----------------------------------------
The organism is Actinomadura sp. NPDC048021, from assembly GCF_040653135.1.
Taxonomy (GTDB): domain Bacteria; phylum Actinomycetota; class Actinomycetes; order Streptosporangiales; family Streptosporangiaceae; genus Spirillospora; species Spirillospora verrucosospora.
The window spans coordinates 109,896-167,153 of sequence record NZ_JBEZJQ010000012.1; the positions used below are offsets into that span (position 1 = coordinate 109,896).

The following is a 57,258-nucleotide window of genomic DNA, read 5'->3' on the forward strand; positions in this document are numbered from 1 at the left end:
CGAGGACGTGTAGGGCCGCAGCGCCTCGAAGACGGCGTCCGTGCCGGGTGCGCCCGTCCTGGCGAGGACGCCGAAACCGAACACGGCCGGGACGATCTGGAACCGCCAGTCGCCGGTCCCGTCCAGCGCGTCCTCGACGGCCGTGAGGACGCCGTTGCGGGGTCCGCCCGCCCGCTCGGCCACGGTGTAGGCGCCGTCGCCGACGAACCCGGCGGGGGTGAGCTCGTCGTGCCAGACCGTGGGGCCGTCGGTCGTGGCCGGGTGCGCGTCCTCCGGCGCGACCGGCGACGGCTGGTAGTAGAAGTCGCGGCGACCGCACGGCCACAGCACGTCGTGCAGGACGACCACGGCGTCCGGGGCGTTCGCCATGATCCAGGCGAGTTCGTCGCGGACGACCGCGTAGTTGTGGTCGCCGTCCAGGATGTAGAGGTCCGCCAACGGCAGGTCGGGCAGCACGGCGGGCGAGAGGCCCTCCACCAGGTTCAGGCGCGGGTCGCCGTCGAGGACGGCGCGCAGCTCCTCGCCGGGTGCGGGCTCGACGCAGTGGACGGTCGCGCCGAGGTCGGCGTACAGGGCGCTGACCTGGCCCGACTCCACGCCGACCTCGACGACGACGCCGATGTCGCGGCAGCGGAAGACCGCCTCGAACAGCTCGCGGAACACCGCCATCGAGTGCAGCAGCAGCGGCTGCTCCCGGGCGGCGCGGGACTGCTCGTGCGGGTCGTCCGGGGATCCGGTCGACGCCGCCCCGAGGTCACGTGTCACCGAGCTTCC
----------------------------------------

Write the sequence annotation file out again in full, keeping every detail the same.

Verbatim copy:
The organism is Actinomadura sp. NPDC048021, from assembly GCF_040653135.1.
Taxonomy (GTDB): domain Bacteria; phylum Actinomycetota; class Actinomycetes; order Streptosporangiales; family Streptosporangiaceae; genus Spirillospora; species Spirillospora verrucosospora.
The window spans coordinates 109,896-167,153 of sequence record NZ_JBEZJQ010000012.1; the positions used below are offsets into that span (position 1 = coordinate 109,896).

The following is a 57,258-nucleotide window of genomic DNA, read 5'->3' on the forward strand; positions in this document are numbered from 1 at the left end:
CGAGGACGTGTAGGGCCGCAGCGCCTCGAAGACGGCGTCCGTGCCGGGTGCGCCCGTCCTGGCGAGGACGCCGAAACCGAACACGGCCGGGACGATCTGGAACCGCCAGTCGCCGGTCCCGTCCAGCGCGTCCTCGACGGCCGTGAGGACGCCGTTGCGGGGTCCGCCCGCCCGCTCGGCCACGGTGTAGGCGCCGTCGCCGACGAACCCGGCGGGGGTGAGCTCGTCGTGCCAGACCGTGGGGCCGTCGGTCGTGGCCGGGTGCGCGTCCTCCGGCGCGACCGGCGACGGCTGGTAGTAGAAGTCGCGGCGACCGCACGGCCACAGCACGTCGTGCAGGACGACCACGGCGTCCGGGGCGTTCGCCATGATCCAGGCGAGTTCGTCGCGGACGACCGCGTAGTTGTGGTCGCCGTCCAGGATGTAGAGGTCCGCCAACGGCAGGTCGGGCAGCACGGCGGGCGAGAGGCCCTCCACCAGGTTCAGGCGCGGGTCGCCGTCGAGGACGGCGCGCAGCTCCTCGCCGGGTGCGGGCTCGACGCAGTGGACGGTCGCGCCGAGGTCGGCGTACAGGGCGCTGACCTGGCCCGACTCCACGCCGACCTCGACGACGACGCCGATGTCGCGGCAGCGGAAGACCGCCTCGAACAGCTCGCGGAACACCGCCATCGAGTGCAGCAGCAGCGGCTGCTCCCGGGCGGCGCGGGACTGCTCGTGCGGGTCGTCCGGGGATCCGGTCGACGCCGCCCCGAGGTCACGTGTCACCGAGCTTCC